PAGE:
Nuclear Weapons Ban Treaty

Photo: Aude Catimel/ICAN

The Treaty on the Prohibition of Nuclear Weapons

The tides are turning. On July 7, 2017, the U.N. adopted the first-ever treaty imposing a comprehensive prohibition against nuclear weapons.

Inspired by past efforts that led to bans on antipersonnel land mines and cluster bombs, the treaty reframes nuclear disarmament as a global health imperative and provides a vision for a nuclear weapons-free world.

With more than 120 nations in support of the treaty, it firmly places nuclear weapons states as pariahs in the international system. The nine nuclear-armed countries did not participate in negotiations and opposition to the ban can be confined to those states and those within their “umbrella”. It is worth noting no countries in South America or Africa opposed the treaty.

The International Campaign to Abolish Nuclear Weapons (ICAN) mobilized civil society across more than 100 countries to create the political momentum at the U.N. to achieve the treaty. ICAN won the 2017 Nobel Peace Prize for raising awareness on the humanitarian impact of nuclear weapons. PSR’s global affiliate, International Physicians for the Prevention of Nuclear War (IPPNW), founded ICAN in 2007. PSR is a proud U.S.-partner of ICAN.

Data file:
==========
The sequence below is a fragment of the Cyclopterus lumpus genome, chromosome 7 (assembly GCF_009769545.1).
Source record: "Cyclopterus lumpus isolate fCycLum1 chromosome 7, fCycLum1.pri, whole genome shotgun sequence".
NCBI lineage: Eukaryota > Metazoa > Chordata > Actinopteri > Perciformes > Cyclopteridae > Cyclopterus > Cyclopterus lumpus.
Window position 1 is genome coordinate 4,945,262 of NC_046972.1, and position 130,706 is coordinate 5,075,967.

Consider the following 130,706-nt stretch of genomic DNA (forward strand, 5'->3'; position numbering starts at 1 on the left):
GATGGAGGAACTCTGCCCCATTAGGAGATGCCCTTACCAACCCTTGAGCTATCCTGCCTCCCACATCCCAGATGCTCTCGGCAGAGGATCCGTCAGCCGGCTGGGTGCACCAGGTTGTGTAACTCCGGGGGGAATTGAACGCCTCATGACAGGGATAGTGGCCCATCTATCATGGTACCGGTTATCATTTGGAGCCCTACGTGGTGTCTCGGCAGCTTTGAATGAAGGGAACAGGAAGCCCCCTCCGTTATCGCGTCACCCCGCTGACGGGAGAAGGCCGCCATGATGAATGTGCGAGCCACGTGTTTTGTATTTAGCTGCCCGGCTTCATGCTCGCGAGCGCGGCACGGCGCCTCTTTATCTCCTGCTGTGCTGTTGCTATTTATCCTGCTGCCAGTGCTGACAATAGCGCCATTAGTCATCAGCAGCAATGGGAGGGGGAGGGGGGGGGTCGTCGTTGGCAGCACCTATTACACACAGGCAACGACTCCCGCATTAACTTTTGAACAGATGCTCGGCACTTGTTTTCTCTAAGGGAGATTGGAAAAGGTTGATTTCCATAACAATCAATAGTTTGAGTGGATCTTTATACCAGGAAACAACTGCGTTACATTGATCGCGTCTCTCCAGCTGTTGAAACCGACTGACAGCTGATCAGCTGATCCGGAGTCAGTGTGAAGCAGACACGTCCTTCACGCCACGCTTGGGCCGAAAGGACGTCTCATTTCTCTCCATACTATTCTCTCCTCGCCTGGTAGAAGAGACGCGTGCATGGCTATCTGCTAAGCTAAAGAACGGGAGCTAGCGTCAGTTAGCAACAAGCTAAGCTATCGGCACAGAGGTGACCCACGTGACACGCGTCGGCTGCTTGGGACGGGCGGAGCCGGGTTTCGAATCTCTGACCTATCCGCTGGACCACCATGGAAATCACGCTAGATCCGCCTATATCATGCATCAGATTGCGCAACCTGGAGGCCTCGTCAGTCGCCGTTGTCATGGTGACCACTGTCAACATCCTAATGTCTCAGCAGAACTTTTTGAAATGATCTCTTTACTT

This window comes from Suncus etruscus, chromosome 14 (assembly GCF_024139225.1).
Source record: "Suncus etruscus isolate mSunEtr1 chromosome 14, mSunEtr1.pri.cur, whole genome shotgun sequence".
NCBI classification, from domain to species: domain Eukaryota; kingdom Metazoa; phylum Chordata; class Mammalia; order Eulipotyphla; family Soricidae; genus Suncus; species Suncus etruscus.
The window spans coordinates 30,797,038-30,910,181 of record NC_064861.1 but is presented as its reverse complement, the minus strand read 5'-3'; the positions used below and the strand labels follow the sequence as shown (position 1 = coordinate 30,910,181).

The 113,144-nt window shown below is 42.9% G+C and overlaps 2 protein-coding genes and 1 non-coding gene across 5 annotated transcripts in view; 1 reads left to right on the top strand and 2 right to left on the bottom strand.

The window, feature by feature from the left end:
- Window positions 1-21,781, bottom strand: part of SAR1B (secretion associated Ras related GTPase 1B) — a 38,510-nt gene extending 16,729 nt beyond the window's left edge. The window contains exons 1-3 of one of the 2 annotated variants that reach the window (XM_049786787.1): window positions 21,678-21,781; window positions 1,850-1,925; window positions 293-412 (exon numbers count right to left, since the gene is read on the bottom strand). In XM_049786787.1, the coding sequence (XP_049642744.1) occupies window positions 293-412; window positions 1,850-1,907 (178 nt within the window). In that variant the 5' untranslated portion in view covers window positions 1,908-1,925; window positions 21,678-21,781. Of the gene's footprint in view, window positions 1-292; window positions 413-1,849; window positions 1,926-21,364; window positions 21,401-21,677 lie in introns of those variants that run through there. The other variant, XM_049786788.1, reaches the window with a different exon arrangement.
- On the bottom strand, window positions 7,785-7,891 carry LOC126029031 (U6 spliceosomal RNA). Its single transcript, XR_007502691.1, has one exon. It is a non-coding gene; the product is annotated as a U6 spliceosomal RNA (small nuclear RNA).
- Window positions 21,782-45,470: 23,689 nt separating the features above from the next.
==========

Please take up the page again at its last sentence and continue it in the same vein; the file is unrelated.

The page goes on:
About the Nuclear Weapons Ban Treaty

On July 7, 2017, the U.N. adopted the Treaty on the Prohibition of Nuclear Weapons (TPNW), which comprehensively prohibits nuclear weapons and related activities. The medical community’s advocacy and research helped civil society and the international community devise public health solutions to the threat of nuclear weapons.

Ban Treaty at a Glance

September 2017

Quick guide to the Treaty on the Prohibition of Nuclear Weapons approved by the U.N. on July 7, 2017.

ICAN/Clare Conboy

Photo: Clare Conboy/ICAN

By The Numbers

70

nations have ratified the nuclear weapons ban treaty

Ban Treaty Signatories

The Treaty on the Prohibition of Nuclear Weapons entered into force on January 22, 2021 after Honduras ratified the treaty, becoming the 50th nation to do so.

0

nuclear states have ratified the nuclear weapons ban treaty

Nuclear-Armed Nations

Neither the U.S. nor any of the other 8 nuclear-armed states have supported the treaty. Activists in the U.S. are pushing for recognition.

Photo: Clare Conboy/ICAN